Does malaria control impact education? A study of the Global Fund in Africa
We examine the middle-run effects of the Global Fund's malaria control programs on the educational attainment of primary schoolchildren in Sub-Saharan Africa. Using a quasi-experimental approach, we exploit geographic variation in pre-campaign malaria prevalence (malaria ecology) and variation in exogenous exposure to the timing and expenditure of malaria control campaigns, based on individuals' years of birth and year surveyed. In a large majority of countries (14 of 22), we find that the program led to substantial increases in years of schooling and grade level as well as reductions in schooling delay. Moreover, although by and large positive, we find that the marginal returns of the Global Fund disbursements in terms of educational outcomes are decreasing. Our findings, which are robust to both the instrumentation of ecology and use of alternative ecology measures, have important policy implications on the value for money of malaria control efforts.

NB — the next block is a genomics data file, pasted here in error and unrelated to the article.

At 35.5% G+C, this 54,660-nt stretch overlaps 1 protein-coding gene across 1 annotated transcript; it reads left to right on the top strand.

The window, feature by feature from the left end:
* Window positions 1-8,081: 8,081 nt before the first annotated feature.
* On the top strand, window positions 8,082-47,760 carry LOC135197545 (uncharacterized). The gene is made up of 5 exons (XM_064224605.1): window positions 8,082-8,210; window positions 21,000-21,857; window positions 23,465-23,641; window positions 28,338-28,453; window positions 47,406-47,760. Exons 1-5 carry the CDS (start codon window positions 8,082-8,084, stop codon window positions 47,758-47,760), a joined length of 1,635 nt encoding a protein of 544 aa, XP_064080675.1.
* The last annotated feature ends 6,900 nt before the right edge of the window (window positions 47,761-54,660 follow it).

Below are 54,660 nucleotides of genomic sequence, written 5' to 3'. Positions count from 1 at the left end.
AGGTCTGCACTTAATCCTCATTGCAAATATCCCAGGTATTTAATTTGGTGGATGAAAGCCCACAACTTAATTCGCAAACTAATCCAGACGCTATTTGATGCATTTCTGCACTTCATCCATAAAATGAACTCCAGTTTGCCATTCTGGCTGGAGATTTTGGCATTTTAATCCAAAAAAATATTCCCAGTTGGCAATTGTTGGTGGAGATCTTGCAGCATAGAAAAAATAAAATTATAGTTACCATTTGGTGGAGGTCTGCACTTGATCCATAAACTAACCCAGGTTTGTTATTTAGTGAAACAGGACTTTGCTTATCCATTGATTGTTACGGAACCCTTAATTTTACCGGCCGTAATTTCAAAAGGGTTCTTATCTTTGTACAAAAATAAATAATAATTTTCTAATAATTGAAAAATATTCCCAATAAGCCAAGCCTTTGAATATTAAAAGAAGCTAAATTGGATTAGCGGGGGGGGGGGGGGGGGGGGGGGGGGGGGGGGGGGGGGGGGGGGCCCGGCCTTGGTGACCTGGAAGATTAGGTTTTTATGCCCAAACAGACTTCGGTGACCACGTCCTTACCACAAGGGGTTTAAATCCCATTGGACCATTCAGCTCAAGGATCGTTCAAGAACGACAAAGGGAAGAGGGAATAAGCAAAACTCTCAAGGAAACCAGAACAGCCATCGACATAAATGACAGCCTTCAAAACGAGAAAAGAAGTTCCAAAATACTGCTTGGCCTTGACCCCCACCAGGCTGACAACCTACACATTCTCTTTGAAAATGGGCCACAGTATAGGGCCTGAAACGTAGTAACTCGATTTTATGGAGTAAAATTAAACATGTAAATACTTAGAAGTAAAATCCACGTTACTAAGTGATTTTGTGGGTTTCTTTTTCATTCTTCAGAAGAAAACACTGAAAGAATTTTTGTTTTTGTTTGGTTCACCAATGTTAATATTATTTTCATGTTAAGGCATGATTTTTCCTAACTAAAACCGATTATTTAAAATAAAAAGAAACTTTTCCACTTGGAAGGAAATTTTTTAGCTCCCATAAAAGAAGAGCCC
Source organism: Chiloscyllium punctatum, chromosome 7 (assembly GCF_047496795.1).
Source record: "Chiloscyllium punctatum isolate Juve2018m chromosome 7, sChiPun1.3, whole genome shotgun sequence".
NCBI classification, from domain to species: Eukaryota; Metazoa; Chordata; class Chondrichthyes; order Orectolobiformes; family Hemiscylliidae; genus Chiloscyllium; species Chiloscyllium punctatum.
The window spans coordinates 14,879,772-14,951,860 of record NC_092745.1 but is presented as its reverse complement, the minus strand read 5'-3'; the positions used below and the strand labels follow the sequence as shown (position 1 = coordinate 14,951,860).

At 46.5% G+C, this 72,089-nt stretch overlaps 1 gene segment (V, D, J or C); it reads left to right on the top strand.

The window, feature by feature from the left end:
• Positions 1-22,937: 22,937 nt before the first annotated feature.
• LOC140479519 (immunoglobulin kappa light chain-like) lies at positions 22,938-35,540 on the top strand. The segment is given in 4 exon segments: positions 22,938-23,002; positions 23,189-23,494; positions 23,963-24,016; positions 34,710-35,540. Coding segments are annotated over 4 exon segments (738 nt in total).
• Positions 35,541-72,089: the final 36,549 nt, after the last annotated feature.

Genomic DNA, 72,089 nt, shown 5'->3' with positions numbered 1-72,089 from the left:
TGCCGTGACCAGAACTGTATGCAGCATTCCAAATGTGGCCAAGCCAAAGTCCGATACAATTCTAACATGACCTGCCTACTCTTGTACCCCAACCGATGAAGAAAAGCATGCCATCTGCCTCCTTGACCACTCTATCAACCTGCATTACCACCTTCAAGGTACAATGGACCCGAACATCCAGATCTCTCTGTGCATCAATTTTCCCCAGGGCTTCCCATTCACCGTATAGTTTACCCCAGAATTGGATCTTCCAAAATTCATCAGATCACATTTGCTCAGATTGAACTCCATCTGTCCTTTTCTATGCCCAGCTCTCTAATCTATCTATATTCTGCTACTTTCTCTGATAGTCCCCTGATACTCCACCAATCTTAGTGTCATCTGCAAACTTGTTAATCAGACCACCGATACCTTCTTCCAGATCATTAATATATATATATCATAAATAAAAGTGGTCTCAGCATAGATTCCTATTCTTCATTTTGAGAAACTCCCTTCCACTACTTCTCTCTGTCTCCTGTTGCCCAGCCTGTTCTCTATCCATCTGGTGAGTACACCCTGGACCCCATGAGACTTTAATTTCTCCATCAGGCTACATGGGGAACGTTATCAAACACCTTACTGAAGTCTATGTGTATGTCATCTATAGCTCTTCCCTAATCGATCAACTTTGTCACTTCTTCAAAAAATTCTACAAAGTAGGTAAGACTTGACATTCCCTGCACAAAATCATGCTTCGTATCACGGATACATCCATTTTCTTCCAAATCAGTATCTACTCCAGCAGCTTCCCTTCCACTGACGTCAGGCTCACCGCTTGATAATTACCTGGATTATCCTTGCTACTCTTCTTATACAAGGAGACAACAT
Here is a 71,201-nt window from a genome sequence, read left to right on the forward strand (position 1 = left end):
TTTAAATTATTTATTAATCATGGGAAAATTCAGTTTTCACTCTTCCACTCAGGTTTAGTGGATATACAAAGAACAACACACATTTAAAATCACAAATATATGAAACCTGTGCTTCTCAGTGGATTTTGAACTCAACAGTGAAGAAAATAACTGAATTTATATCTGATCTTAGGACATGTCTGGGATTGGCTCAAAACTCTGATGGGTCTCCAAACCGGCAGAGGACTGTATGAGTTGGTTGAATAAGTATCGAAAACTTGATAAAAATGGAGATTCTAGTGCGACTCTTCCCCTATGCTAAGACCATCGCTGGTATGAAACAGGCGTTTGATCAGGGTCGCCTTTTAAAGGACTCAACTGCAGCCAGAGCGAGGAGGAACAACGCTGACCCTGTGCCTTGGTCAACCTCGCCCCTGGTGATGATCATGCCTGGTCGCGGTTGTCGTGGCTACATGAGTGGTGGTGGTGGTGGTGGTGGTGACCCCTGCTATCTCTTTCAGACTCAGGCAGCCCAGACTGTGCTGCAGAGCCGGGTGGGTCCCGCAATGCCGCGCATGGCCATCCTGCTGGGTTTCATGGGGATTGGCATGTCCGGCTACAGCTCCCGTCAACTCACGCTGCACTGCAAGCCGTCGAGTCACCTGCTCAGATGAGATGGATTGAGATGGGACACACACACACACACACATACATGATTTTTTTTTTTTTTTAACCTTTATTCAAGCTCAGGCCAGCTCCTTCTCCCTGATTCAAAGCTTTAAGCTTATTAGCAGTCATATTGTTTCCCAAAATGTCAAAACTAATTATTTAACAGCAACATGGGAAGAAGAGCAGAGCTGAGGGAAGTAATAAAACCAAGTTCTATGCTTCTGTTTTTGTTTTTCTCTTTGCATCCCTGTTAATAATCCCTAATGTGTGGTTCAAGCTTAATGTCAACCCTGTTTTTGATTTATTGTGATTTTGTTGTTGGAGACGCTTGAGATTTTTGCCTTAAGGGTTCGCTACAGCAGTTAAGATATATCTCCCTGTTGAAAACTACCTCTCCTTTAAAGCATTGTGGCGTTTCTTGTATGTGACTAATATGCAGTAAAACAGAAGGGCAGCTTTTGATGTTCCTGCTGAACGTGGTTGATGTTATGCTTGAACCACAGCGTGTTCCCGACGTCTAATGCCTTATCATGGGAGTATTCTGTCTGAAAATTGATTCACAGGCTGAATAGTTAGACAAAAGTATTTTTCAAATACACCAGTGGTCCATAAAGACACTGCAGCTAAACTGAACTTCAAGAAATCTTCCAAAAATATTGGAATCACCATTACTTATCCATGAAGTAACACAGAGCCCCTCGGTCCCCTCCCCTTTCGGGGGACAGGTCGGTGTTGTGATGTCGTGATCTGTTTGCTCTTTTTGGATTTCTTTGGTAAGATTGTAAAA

|Date of creation:||Oct 2013|
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|Note:||View the original document on HAL open archive server: https://halshs.archives-ouvertes.fr/halshs-00881371|
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